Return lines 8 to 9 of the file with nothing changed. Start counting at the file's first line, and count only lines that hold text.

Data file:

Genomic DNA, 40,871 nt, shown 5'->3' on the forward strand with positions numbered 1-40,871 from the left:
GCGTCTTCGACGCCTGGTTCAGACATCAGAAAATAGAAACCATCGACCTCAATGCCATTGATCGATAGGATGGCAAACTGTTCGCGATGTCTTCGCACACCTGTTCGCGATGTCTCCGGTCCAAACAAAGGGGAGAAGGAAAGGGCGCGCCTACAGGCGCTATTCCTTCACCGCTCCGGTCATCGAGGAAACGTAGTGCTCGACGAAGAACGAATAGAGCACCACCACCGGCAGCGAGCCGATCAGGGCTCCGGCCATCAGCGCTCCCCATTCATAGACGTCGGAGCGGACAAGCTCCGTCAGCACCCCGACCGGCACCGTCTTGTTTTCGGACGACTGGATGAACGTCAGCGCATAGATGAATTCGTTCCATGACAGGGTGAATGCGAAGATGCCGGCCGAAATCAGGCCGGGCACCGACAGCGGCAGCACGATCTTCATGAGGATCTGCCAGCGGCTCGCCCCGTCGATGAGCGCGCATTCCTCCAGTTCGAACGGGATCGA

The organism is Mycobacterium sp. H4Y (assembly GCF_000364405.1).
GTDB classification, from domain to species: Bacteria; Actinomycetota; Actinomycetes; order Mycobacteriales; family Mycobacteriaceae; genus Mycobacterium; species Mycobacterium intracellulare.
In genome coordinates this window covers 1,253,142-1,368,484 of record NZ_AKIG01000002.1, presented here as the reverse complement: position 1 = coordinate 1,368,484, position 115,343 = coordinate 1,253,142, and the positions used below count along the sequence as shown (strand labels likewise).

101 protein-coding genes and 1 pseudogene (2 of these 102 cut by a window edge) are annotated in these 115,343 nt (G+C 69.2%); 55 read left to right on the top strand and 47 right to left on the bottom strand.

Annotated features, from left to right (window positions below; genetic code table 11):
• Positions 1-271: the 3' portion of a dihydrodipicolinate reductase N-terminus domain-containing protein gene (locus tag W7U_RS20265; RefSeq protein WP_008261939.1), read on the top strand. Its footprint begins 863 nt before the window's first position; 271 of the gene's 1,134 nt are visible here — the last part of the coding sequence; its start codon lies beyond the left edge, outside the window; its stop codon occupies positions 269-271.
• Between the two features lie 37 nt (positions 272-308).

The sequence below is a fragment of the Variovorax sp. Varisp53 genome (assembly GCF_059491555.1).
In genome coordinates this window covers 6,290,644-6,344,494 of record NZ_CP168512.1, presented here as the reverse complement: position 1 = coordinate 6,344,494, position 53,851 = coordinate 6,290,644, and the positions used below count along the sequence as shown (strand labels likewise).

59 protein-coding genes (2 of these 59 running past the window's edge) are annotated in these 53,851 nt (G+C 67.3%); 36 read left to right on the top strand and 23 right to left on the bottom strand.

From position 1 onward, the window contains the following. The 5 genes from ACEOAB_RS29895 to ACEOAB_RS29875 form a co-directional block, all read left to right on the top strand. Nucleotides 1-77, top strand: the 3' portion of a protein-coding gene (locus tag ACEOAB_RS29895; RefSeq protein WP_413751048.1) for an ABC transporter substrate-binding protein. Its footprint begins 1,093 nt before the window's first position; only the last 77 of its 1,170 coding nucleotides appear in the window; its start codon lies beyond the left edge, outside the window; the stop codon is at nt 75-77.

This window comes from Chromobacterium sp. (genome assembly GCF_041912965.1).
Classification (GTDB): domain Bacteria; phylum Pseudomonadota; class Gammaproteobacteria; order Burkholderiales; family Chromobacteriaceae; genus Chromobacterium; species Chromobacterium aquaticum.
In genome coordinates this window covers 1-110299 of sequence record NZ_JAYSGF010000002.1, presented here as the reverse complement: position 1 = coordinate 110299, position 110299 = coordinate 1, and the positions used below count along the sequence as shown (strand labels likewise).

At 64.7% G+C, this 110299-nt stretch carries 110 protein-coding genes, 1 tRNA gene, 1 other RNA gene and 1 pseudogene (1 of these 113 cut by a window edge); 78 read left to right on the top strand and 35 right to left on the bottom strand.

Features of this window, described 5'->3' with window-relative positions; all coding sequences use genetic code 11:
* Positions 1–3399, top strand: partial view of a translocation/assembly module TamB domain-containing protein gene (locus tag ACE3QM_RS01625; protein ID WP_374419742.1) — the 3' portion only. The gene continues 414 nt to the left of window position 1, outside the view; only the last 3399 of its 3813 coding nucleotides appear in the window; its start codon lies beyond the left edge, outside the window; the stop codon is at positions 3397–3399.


• Positions 1-271: the 3' portion of a dihydrodipicolinate reductase N-terminus domain-containing protein gene (locus tag W7U_RS20265; RefSeq protein WP_008261939.1), read on the top strand. Its footprint begins 863 nt before the window's first position; 271 of the gene's 1,134 nt are visible here — the last part of the coding sequence; its start codon lies beyond the left edge, outside the window; its stop codon occupies positions 269-271.
• Between the two features lie 37 nt (positions 272-308).